Among those moves? Christine Vachon forming Killer FIlms. Sean Baker making Tangerine with a cell phone.
But also George Miller directing Mad Max: Fury Road for Warner Brothers (which earns a spot on the list because he managed to make the film good). And then further down the list, Tina Fey’s decision to work with Netflix instead of NBC for The Unbreakable Kimmy Schmidt. Okay, I guess working with a billion-dollar streaming conglomerate is considered more “indie-spirited” than working with a billion-dollar broadcast conglomerate.
How could all of these disparate examples possibly fall under one umbrella term? Because “independent film” has become a broad catchall. It means everything and it means nothing.
These days we can use the term to describe a film’s quality or “spirit.” We can use it to describe a film’s funding or distribution structure. We can use it because a movie premiered at Sundance, regardless of whether that movie was financed by a studio’s mini-major arm, packaged by one of the big four agencies, or pre-bought years earlier by a giant distributor.
Look — by pointing this out I’m not trying to denigrate the concept of making art inside a larger system. Mad Max was cool. I haven’t seen Kimmy Schmidt but I bet it’s pretty funny. Working within established channels is in no way diametrically opposed to making something good. In fact, it’s pretty much the only way to avoid complete irrelevance these days.
But by calling everything independent, we’ve drained the word of all power. And worse, we’ve failed to acknowledge the reality: that today independence in film is a spectrum, and a huge one at that. All filmmakers are a little bit independent, and all filmmakers work inside larger systems too.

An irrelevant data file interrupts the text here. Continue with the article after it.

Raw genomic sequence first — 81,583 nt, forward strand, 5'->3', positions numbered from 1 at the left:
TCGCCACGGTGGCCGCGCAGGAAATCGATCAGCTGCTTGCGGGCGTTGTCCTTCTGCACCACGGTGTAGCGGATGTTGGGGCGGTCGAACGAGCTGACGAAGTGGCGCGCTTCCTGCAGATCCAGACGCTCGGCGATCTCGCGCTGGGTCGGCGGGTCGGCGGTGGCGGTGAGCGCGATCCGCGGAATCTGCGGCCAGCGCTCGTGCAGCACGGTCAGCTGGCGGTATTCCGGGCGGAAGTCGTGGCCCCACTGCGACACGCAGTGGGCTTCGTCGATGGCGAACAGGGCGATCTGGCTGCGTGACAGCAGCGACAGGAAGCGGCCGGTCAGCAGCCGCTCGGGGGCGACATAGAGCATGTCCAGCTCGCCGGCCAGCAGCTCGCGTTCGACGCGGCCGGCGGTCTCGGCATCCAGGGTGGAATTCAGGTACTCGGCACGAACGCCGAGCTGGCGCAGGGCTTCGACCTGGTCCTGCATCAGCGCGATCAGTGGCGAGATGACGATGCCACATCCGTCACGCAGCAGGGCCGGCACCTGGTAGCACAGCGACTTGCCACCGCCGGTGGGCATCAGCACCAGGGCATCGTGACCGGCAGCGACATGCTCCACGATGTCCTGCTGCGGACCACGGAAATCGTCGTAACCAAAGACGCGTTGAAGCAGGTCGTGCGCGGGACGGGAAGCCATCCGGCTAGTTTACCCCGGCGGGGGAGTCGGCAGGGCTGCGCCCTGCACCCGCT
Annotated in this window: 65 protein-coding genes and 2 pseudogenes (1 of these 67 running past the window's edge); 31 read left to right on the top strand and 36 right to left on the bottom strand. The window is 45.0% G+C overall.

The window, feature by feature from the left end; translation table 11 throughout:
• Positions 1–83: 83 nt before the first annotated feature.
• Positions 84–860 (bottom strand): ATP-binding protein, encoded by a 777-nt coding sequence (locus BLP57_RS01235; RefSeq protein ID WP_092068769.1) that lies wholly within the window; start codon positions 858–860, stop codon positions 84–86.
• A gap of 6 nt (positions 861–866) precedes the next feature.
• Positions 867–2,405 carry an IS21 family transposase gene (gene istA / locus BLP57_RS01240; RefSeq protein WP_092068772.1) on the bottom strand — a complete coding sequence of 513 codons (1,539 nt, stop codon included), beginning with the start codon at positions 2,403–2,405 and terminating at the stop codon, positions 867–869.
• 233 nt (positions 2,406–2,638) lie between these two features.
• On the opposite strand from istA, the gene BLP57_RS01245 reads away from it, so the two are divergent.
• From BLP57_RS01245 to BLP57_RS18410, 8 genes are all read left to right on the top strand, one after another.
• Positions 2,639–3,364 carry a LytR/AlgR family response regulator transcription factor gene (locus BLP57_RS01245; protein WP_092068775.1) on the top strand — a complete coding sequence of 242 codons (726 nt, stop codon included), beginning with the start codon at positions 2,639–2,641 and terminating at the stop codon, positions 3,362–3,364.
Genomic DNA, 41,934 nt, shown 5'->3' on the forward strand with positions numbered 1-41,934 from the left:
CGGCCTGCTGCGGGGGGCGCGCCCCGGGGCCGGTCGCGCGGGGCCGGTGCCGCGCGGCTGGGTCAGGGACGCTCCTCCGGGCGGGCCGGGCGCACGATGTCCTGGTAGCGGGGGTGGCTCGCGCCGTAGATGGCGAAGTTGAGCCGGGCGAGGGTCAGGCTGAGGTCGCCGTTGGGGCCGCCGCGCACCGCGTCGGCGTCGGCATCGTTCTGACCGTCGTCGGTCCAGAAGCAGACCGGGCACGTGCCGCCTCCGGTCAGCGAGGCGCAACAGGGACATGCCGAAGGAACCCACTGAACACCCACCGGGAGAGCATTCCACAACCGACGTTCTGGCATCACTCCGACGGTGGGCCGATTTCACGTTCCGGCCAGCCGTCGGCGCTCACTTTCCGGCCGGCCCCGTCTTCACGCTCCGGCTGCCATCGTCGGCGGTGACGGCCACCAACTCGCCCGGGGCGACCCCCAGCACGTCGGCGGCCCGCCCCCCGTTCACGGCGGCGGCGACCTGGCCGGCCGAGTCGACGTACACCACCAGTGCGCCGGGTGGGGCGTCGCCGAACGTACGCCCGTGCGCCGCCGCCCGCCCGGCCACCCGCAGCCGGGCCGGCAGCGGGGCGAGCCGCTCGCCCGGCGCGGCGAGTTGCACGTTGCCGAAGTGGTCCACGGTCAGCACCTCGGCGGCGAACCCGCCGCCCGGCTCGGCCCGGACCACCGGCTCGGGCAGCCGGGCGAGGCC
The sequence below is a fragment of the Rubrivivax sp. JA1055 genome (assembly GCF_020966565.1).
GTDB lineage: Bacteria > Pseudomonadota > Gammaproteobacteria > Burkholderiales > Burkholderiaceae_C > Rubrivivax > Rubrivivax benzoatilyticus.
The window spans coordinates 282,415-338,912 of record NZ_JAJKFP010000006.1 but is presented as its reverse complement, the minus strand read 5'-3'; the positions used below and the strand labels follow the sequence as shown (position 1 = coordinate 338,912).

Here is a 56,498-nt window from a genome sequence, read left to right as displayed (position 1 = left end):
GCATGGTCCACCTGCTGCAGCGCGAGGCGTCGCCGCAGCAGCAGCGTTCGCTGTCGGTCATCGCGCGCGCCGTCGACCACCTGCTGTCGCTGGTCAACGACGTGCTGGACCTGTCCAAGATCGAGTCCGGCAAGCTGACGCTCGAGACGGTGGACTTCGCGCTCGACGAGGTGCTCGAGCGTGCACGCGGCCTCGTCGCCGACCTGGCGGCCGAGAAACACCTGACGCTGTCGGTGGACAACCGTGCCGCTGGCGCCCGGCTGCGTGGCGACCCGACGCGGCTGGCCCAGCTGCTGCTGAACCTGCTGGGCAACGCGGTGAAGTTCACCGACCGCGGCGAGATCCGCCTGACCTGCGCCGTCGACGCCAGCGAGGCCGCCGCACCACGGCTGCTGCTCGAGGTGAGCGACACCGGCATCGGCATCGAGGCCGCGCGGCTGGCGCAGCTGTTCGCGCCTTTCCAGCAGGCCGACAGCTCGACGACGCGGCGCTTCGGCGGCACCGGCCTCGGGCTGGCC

So what’s the big deal? It’s just a label.
Well, labels have power. The Sex Pistols and The Ramones were just two bands playing angry, sloppy classic rock until somebody invented the term “punk.” They don’t teach the “film critics from Paris who made movies” class in film studies. They teach The French New Wave. And more recently, despite what you might think about “mumblecore,” there’s no arguing that the term codified a distinct aesthetic and in the process, launched careers.
Labels matter to us. They provide context. They give us something to get excited about. They create movements.
So maybe the main reason there’s no engaged fan-base for independent film in 2016 is because no one understands what it means to be a fan of independent film in 2016. Can you imagine that there are people out there bragging about how they loved both The Cobbler and Upstream Color? Chef and The Fits?
Independent film has become a safety blanket, a term we use because it’s easy and broad and because it sounds respectable. It’s a term we use in place of actual, specific signifiers. It once meant something important and clear, but has been co-opted countless times over, outmoded by changes in technology and in the industry, drained of all relevance and specificity with time.
But its original promise — to provide an alternative to the mainstream — that’s something that’s just as relevant and needed in 2016 as it was in 1980.
But if we want independent film to do that, we need to stop calling it independent film. We need to drill down deeper than that, break the term down to its disparate, component parts. Decide what makes those component parts important and relevant today and invent new, specific genres to build new scenes around.
We need to kill independent film in order to save it.